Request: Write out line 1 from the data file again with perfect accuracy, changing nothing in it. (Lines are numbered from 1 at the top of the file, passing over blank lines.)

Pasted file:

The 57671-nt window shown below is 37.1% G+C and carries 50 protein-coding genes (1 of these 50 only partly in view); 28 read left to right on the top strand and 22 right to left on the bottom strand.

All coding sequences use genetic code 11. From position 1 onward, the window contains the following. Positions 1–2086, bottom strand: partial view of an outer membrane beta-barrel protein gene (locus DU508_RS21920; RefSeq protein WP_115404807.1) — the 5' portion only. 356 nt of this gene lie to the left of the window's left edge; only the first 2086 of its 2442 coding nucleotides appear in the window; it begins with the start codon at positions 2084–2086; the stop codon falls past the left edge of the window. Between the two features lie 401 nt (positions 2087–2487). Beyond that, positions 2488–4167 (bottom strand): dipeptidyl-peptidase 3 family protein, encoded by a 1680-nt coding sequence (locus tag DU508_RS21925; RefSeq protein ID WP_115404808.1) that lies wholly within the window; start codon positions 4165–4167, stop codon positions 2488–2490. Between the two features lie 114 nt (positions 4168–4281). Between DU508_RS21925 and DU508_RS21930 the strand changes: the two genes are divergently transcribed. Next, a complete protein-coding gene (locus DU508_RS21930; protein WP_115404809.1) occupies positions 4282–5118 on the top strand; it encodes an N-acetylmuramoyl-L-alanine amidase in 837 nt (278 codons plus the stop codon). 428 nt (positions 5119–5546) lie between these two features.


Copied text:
The 57671-nt window shown below is 37.1% G+C and carries 50 protein-coding genes (1 of these 50 only partly in view); 28 read left to right on the top strand and 22 right to left on the bottom strand.